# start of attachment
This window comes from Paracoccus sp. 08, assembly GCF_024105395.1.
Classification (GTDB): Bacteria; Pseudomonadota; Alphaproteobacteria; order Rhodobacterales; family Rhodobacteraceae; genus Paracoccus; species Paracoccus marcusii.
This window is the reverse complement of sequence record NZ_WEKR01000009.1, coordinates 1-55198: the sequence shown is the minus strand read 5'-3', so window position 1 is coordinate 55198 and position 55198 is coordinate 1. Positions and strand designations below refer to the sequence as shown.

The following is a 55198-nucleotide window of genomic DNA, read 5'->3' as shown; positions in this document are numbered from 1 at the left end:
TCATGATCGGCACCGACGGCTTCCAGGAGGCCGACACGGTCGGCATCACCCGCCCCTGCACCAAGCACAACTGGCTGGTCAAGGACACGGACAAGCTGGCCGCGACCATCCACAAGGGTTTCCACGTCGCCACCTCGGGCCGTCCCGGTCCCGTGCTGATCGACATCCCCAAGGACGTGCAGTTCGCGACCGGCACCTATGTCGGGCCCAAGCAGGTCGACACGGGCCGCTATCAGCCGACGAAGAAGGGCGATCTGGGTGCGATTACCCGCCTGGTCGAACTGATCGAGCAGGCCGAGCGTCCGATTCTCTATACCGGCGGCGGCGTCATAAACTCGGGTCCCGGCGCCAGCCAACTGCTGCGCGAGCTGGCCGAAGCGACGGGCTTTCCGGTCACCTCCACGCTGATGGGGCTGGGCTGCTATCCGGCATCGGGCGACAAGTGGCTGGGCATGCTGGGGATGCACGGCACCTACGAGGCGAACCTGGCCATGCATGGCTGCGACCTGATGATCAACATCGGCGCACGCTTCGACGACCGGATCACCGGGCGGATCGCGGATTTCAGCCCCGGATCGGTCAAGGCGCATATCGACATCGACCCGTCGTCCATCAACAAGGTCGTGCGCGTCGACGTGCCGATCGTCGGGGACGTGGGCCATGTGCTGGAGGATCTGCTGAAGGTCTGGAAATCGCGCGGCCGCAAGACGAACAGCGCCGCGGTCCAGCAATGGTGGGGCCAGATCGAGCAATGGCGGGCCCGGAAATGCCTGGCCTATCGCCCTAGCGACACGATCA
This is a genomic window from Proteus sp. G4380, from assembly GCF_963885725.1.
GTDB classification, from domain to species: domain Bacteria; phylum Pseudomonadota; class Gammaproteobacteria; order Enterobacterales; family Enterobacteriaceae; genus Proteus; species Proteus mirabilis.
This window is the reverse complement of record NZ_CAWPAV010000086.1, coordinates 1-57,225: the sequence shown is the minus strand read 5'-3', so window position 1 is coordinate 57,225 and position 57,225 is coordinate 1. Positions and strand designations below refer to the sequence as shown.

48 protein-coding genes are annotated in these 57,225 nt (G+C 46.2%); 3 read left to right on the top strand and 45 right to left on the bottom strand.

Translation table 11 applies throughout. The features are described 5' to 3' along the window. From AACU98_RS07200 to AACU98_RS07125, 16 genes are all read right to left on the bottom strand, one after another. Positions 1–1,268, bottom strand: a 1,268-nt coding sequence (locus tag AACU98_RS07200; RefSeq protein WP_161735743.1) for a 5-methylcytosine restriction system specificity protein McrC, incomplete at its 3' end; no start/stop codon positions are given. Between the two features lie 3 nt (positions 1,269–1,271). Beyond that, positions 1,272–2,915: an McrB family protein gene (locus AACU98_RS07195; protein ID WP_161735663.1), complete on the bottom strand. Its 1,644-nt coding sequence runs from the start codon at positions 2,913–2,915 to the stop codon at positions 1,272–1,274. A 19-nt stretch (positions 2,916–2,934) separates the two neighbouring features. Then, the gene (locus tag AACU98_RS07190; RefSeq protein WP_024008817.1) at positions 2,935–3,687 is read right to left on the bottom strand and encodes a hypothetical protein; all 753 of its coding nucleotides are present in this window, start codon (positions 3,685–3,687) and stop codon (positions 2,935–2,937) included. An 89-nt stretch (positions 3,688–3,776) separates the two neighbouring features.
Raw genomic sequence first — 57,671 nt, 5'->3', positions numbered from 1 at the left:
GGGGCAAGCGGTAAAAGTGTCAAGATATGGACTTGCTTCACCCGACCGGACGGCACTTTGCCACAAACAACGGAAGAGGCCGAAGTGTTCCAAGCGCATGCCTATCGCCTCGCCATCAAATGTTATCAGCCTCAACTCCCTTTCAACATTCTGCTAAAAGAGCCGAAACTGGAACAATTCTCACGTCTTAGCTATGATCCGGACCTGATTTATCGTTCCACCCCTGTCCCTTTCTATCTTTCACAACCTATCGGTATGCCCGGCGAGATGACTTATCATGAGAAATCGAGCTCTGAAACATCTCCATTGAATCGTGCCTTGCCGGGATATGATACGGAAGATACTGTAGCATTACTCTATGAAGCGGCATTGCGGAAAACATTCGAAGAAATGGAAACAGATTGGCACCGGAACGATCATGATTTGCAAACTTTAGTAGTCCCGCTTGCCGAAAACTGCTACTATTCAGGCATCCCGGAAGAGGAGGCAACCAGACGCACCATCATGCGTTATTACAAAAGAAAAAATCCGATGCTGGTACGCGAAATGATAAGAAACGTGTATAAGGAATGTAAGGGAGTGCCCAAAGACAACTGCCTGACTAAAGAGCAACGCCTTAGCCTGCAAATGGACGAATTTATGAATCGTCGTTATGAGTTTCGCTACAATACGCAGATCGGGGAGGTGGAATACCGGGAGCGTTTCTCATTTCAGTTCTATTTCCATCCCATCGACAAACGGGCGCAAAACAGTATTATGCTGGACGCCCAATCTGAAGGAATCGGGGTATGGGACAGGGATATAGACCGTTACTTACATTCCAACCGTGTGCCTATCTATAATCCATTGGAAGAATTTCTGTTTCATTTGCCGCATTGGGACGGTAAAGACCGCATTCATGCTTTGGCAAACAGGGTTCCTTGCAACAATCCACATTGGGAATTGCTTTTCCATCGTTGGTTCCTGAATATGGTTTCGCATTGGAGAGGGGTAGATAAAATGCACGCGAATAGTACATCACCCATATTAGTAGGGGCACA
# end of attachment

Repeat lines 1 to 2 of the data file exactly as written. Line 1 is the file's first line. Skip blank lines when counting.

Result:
This window comes from Paracoccus sp. 08, assembly GCF_024105395.1.
Classification (GTDB): Bacteria; Pseudomonadota; Alphaproteobacteria; order Rhodobacterales; family Rhodobacteraceae; genus Paracoccus; species Paracoccus marcusii.